User permissions are configured by editing a permissions table defining the user's access level to each of system resources. This lets administrators implement complex security schemes which reflect the user's role in the organization. Some examples:
- Allowing one user to access/view/modify devices and resources (alerts, reports, etc.) that belong to another user, i.e. resource sharing.
- Allowing one user (team leader) to modify permissions of some other users (team members).
- Restricting the user's access to his own devices and resources, e.g. enabling read-only access to devices or reports.
- Temporarily suspending the user's account by revoking all permissions.
Every record of a permissions table may define the user's access level for one resource, a group of resources or even a subtree of dependent resources.
Configurable user permissions also make operators' life simpler by allowing them to view only resources that are relevant to their job. For example, the following permission schema is often used for Time and Attendance control system:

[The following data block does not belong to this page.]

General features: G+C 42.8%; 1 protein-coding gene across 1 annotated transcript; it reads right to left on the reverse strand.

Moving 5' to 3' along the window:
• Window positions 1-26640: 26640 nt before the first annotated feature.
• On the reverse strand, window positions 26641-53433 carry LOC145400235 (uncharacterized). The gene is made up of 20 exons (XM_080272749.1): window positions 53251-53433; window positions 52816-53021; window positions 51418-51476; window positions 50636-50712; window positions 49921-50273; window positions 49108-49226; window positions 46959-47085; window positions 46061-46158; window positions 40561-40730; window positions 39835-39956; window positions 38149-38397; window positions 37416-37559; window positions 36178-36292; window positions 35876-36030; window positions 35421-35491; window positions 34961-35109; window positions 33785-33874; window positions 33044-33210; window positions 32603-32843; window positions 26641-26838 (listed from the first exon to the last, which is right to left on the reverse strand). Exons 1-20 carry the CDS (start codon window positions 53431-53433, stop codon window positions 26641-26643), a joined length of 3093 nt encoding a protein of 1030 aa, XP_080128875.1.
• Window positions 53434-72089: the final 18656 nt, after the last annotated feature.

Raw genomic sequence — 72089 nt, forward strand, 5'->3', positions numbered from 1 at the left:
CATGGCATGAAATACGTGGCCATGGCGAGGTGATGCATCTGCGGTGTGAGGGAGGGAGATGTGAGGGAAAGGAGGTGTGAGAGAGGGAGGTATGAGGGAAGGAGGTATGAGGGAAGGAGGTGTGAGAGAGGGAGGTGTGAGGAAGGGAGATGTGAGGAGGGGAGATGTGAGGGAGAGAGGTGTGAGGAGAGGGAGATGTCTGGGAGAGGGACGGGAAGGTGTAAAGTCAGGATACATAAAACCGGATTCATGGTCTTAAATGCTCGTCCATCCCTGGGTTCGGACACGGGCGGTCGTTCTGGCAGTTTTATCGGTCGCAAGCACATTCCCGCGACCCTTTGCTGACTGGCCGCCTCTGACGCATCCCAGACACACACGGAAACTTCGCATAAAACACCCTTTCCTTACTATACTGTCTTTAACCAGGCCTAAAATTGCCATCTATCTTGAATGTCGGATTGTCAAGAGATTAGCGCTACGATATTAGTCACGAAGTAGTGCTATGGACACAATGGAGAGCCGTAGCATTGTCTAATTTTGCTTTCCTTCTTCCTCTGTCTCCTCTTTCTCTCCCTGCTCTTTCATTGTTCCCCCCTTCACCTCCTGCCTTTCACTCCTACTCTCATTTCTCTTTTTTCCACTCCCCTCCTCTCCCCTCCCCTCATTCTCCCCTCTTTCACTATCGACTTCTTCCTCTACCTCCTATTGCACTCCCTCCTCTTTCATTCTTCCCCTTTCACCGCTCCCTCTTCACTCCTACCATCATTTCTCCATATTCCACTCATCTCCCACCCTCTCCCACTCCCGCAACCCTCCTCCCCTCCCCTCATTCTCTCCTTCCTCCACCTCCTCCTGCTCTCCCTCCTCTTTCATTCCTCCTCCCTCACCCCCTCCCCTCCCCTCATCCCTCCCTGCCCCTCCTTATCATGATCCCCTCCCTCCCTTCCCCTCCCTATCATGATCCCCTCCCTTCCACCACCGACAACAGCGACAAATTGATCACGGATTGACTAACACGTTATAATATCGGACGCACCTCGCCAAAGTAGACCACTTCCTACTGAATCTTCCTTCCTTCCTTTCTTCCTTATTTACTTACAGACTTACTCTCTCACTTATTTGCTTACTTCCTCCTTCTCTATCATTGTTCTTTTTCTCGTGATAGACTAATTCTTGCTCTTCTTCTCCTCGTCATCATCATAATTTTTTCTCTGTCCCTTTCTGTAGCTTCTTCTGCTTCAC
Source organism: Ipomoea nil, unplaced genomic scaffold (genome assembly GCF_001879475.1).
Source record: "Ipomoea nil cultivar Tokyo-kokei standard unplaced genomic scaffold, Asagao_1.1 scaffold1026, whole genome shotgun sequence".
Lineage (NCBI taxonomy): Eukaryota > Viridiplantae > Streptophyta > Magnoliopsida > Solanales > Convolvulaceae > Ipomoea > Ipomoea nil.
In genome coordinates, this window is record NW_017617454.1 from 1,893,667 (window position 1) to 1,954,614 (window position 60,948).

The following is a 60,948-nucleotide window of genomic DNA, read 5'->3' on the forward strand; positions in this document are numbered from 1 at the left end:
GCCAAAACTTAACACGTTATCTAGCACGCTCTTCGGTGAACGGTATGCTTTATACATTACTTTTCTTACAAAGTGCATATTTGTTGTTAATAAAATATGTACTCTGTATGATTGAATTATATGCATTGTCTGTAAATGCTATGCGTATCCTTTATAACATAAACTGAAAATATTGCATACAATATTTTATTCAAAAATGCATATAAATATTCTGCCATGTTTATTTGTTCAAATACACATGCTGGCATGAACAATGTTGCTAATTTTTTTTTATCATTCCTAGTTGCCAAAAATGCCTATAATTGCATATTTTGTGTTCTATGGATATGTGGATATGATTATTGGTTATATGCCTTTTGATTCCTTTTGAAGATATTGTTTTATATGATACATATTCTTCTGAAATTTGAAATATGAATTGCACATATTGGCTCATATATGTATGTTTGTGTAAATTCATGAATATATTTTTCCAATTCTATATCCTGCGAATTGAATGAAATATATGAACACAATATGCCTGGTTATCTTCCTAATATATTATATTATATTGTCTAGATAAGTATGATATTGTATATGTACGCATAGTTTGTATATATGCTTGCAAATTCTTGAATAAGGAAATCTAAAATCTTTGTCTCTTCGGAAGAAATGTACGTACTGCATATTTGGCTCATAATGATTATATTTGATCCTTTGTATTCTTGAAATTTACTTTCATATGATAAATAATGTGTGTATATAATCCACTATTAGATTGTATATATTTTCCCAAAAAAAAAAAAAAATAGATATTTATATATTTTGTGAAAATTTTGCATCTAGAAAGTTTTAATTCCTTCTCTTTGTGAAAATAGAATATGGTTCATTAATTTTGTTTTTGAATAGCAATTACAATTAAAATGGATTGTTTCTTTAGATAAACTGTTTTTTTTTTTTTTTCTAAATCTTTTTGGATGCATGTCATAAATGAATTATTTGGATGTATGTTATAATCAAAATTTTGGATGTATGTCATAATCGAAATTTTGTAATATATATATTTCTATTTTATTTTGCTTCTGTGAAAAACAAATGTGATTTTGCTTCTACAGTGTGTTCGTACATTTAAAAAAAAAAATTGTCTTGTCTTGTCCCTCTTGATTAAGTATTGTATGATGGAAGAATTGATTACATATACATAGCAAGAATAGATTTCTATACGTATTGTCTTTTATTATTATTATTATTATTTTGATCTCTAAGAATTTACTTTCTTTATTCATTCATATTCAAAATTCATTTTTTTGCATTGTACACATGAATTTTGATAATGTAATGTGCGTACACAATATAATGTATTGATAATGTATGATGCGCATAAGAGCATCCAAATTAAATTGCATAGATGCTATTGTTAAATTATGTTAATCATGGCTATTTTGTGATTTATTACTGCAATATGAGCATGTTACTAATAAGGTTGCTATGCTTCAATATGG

- System administrator has full permissions.
- Company executives have access to reports.
- HR staff may view/configure employee profiles and custom shifts.
- Security personnel is allowed to view real-time entry/exit events and event history.
- IT engineers may edit report templates, create new reports, browse event history and modify employee database.
Every user account has a set of preferences, such as time zone, date/time format, and preferred language.
External User Authentication
Large installations are operated by hundreds of individuals, each of them inheriting one of many roles. Creating and maintaining individual user accounts for them all is too laborious. However, it's possible to authenticate users through an LDAP server (such as Microsoft Active Directory), while authorization (assigning of user permissions) will use role-based AggreGate Server user accounts.
User self-registration is very helpful during initial stages of system deployment. System users may create their accounts and provide some personal information (name, e-mail, company/department, phone number, and so on). Once registered, they get their own login/password pair.
Self-registration can save lots of time for an administrator during initial deployment. When the system installation is over and production use starts, self-registration should be disabled for the sake of security.